Two East Coast Catholic groups, emboldened by the vision of Vatican II, are advocating for lay participation in the selection of bishops. The unexpected snag is figuring out how the laity are allowed to participate in this little-known process.
"I believe that people may be disinterested in the bishop search ... because they do not believe that [their participation] will make any difference given the hierarchical decision-making structure of the church," Dave Rowell, a member of the Albany (N.Y.) Bishop Search committee, told NCR.
Tom Severin, member of the Ambrosians of Greensburg, Pa., another lay bishop search committee, concurred. Their group is named after St. Ambrose, one of the early church bishops elected by popular vote.
"It's something completely new to people. Most people have no idea how bishops are elected," Severin said to NCR. "In my Bible study group, they were excited about the Ambrosians. But then they asked if it was sanctioned by the diocese. You could see the fear on their faces."
Albany Bishop Howard Hubbard turned 75 last October, and Greensburg Bishop Lawrence Brandt will turn 75 this March -- the age that a bishop must submit his letter of resignation to the pope. In response to those events, the Albany and Greensburg search committees were formed to encourage the people of their dioceses to make known the qualities that they desire in their next bishop. Both groups have websites with information about the process of selecting bishops, the contact information for the apostolic nuncio and a form where people can publicly write their aspirations for the next bishop.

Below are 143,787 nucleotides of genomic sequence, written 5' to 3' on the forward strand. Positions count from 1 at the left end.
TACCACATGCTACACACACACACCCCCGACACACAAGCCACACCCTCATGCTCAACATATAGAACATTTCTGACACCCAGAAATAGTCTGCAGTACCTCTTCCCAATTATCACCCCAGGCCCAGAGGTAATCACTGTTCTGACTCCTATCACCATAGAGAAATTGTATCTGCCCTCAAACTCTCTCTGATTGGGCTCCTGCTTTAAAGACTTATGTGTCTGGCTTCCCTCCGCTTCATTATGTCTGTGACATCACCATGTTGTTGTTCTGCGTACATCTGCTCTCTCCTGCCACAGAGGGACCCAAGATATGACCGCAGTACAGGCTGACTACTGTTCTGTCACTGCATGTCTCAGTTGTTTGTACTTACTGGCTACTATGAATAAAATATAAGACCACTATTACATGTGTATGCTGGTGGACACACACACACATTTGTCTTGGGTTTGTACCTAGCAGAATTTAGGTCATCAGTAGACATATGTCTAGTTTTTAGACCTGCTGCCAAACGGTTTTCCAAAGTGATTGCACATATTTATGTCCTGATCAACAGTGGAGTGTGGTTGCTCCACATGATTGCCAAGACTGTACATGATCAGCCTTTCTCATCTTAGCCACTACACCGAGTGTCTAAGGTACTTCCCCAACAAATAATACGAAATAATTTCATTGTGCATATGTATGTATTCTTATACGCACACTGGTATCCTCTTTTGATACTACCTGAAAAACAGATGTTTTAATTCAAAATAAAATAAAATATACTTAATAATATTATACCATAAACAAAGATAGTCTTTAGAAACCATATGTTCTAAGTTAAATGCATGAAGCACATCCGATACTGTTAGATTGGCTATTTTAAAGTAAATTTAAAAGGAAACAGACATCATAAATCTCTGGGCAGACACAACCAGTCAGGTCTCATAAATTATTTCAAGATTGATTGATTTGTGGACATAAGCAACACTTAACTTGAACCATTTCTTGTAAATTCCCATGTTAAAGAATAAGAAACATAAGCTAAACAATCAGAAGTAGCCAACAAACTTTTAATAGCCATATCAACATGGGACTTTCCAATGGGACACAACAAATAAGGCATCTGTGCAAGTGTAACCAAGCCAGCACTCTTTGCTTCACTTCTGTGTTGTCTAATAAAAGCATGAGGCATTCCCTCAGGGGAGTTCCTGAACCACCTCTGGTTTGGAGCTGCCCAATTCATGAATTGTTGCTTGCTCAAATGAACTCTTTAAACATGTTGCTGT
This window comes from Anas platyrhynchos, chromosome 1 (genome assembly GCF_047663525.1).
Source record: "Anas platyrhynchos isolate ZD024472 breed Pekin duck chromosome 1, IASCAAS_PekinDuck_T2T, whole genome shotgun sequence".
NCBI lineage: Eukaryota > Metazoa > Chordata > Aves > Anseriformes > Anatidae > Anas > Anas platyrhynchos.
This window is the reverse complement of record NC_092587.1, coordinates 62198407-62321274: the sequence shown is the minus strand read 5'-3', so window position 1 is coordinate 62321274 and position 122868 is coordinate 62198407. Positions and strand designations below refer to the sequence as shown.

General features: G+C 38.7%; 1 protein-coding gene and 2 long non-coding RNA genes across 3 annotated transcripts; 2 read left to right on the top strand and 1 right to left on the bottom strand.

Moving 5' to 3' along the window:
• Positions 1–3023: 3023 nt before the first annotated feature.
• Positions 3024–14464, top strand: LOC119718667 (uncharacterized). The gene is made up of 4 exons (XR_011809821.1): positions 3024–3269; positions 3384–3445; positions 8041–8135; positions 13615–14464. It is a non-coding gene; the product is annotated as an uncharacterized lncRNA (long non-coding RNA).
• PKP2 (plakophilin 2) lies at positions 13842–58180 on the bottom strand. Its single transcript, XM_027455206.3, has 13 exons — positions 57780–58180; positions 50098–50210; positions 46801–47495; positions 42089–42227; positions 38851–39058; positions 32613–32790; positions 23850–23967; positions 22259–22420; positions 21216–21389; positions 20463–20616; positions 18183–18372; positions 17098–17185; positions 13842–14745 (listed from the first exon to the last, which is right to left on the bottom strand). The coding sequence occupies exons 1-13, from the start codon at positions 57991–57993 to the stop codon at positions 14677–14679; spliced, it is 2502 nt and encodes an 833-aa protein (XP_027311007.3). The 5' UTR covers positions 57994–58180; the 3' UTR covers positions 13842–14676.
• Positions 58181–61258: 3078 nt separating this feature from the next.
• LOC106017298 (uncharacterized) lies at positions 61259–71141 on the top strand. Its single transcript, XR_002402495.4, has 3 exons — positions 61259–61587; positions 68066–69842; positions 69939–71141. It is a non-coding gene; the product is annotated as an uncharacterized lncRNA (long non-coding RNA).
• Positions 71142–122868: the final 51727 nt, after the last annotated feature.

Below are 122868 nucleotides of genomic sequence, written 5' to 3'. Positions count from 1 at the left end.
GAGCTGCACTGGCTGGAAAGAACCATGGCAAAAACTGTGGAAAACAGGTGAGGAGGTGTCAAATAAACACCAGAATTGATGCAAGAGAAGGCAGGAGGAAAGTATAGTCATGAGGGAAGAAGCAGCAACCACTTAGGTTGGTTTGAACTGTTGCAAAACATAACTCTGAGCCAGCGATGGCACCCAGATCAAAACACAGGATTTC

The official procedure for selecting bishops is outlined in the Code of Canon Law: Using suggestions from other bishops, the apostolic nuncio recommends three candidates to the pope, who has ultimate authority over bishop appointments. However, Canon 377, Paragraph 3 offers this caveat: "The pontifical legate ... if he judges it expedient, is also to seek individually and in secret the opinion of others from both the secular and non-secular clergy and from laity outstanding in wisdom."
Both the Albany Bishop Search and the Ambrosians want to take advantage of that caveat, but they don't want to wait around for the apostolic nuncio's call, nor do they feel a need to keep their opinions secret.
"Vatican II stressed that the laity should become more active in all areas of the church. We shouldn't wait for the clergy to approach us to get more involved -- we should approach them," Severin said.
The Minnesota-based Catholic Coalition for Church Reform drafted a position paper in November 2012 titled "People's Participation in Selection of Bishops." The paper explains how the laity were involved in electing bishops during the time of the early church: "Bishops John Chrysostom, Ambrose of Milan and Augustine of Hippo, the great bishops of the Patristic era, were selected with the people's involvement." During the Middle Ages, however, noble families and civil rulers began to control bishop selection, and it wasn't until "the Code of Canon Law of 1917 ... [that] the Church was able to declare that no rights in the selection of bishops were granted to civil authorities," the paper states.
While the church was "justified in centralizing the power to appoint bishops in secret" as the modern nation-state was developing, currently "that process works against the freedom of the Church's own members to express their spiritual needs through a voice in the nomination of their bishops," the position paper says.